By Barbara Liston
ORLANDO, Fla (Reuters) - A Florida sheriff's office will provide no special protection for Casey Anthony when she leaves jail on Sunday, despite the public scorn she faces after being acquitted of killing her daughter.
"We're not going to be her personal security," Orange County Sheriff Jerry Demings said on Tuesday at his agency's wide-ranging and final press conference about the case.
Anthony, 25, was found not guilty last week of first-degree murder stemming from the 2008 death of her 2-year-old daughter Caylee, whose skeletal remains were later found in woods near the Anthony family home.
Casey Anthony was convicted of misdemeanor charges of lying to detectives during the investigation and sentenced to the maximum four years in jail. She will be released this weekend after receiving credit for time served awaiting trial and good behavior while in jail.
Where Anthony will go after her release is a mystery. Her parents, George and Cindy Anthony, left the courtroom after the verdict last week without speaking to their daughter but were back in the regular seats to hear the sentence on Thursday. Anthony rejected a jail visit from her mother a day later.
Demings said his intelligence officers were assessing "lots of chatter in social media" and elsewhere by people angry at the outcome of Anthony's seven-week trial in Orlando. But he said they didn't have "credible threats to move forward in active prosecution."
Since the verdict, a handful of jury members have said they had doubts about Anthony's innocence but felt prosecutors did not present enough evidence to warrant a murder conviction.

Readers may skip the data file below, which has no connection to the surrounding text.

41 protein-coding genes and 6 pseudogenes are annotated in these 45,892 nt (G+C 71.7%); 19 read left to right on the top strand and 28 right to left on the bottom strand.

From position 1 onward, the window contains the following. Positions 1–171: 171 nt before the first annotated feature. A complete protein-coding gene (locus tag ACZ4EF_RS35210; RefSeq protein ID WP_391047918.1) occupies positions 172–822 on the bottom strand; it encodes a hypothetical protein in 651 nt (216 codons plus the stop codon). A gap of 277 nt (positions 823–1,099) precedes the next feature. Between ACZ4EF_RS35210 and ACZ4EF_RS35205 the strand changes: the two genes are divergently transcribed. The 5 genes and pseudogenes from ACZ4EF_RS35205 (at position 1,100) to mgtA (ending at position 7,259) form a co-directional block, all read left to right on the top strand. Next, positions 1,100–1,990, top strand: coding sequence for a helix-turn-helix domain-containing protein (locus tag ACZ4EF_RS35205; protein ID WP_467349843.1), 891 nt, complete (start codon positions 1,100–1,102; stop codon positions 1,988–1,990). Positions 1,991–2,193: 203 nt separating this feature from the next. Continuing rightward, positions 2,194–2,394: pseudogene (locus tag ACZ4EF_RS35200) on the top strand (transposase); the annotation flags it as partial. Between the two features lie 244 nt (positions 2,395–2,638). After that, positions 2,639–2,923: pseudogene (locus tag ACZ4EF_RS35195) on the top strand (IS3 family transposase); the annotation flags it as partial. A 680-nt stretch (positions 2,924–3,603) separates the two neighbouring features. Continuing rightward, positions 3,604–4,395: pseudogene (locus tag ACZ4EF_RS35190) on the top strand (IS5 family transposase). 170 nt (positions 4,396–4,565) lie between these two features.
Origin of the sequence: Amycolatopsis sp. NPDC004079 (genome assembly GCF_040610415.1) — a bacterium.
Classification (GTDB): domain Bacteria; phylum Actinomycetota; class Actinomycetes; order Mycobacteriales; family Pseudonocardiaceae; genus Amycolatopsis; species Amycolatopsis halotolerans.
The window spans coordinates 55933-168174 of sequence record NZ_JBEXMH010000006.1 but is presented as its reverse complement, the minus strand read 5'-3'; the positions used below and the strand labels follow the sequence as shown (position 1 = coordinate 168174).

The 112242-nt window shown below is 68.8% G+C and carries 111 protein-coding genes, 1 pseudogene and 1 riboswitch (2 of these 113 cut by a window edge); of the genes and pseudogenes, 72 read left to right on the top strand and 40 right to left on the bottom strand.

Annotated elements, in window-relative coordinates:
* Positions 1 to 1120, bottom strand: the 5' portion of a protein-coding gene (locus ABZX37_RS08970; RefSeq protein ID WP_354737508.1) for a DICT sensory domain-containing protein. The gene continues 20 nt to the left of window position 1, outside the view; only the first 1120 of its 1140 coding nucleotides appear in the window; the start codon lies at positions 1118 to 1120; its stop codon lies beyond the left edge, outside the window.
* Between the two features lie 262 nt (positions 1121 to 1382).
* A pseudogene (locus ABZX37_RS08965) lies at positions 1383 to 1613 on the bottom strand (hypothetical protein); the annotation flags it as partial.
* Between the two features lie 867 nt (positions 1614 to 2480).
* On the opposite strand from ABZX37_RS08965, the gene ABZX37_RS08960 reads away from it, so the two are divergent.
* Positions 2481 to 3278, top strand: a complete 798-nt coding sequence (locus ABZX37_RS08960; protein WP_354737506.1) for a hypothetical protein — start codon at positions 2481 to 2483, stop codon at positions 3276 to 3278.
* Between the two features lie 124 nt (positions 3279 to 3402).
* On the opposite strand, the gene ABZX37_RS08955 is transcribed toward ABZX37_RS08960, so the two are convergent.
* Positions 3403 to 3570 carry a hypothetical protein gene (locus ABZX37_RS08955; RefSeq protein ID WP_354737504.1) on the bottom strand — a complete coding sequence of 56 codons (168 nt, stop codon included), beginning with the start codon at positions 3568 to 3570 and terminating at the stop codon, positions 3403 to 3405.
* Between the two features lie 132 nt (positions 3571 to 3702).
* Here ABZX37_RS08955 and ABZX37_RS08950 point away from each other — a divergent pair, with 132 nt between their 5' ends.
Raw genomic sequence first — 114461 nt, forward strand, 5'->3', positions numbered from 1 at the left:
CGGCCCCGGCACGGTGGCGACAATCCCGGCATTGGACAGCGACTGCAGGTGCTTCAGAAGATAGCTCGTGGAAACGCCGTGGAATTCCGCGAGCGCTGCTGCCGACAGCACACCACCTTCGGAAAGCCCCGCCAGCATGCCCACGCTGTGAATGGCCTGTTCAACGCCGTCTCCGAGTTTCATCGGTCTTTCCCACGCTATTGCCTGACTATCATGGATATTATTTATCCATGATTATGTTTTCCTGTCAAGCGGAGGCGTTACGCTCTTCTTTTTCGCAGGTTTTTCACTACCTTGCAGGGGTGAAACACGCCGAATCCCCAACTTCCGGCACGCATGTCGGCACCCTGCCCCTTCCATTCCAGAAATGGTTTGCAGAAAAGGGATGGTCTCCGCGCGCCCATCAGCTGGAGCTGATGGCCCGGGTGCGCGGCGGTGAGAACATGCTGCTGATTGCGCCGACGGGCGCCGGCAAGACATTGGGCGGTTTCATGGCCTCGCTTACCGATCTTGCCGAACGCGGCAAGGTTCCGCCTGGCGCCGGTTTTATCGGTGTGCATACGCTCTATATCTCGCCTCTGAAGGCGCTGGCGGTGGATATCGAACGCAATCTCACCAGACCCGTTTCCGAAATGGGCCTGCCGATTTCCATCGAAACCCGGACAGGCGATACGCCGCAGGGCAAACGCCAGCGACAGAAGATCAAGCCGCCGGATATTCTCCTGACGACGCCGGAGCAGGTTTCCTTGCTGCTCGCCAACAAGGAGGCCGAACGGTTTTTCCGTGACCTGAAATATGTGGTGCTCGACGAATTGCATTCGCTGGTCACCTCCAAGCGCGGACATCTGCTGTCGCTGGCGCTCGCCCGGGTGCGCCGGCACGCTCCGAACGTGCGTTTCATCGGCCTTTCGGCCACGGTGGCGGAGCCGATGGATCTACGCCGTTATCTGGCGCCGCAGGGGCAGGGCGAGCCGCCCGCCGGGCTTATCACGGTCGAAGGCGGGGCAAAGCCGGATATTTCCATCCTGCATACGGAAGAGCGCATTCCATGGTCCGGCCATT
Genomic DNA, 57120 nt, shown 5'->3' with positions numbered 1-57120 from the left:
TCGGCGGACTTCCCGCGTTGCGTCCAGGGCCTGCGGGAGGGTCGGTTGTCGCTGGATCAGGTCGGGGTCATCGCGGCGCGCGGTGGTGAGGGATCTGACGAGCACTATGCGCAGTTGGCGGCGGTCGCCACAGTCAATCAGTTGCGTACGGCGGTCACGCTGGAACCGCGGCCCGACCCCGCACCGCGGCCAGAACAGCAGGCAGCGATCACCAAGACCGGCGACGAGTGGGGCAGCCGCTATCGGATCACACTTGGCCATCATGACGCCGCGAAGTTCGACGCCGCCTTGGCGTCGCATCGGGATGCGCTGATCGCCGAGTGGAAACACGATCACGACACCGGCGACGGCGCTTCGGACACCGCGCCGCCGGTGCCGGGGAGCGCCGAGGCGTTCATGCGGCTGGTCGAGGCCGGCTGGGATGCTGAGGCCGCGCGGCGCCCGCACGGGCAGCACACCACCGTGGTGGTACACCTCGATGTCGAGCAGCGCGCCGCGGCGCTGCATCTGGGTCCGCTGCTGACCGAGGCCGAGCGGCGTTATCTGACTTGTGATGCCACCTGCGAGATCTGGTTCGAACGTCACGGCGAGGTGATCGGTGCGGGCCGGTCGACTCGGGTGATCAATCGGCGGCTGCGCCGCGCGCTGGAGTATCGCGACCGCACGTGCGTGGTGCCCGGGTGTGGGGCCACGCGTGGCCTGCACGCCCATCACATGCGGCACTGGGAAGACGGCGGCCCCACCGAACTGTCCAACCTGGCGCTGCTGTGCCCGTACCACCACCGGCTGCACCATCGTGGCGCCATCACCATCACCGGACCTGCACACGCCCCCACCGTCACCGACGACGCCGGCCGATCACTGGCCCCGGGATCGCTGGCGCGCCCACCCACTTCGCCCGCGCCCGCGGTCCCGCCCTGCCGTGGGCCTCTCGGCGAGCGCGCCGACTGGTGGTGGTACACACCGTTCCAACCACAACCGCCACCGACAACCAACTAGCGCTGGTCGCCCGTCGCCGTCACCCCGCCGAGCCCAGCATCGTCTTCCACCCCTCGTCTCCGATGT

The prosecution had argued that Anthony smothered Caylee with duct tape and drove around for several days with Caylee's body in her car trunk before dumping her remains. The defense said Caylee died in an accidental drowning in the family's backyard pool.
The officers who investigated Caylee's disappearance and death said they did not share those doubts.
"I certainly don't have any doubt," Sgt. John Allen said. "I think our case was solid."
Demings said his agency continues to work on fallout from the case, including a potential witness-tampering investigation that was put on hold during the trial. Allen would not provide details of that incident.
The sheriff left open the possibility of perjury charges being filed against Anthony's mother, Cindy Anthony, in connection to her trial testimony about performing chloroform searches on the family's desktop computer.
But State Attorney's Office spokeswoman Danielle Tavernier later told Reuters that prosecutors had decided against charging her.
(Editing by Colleen Jenkins and Cynthia Johnston)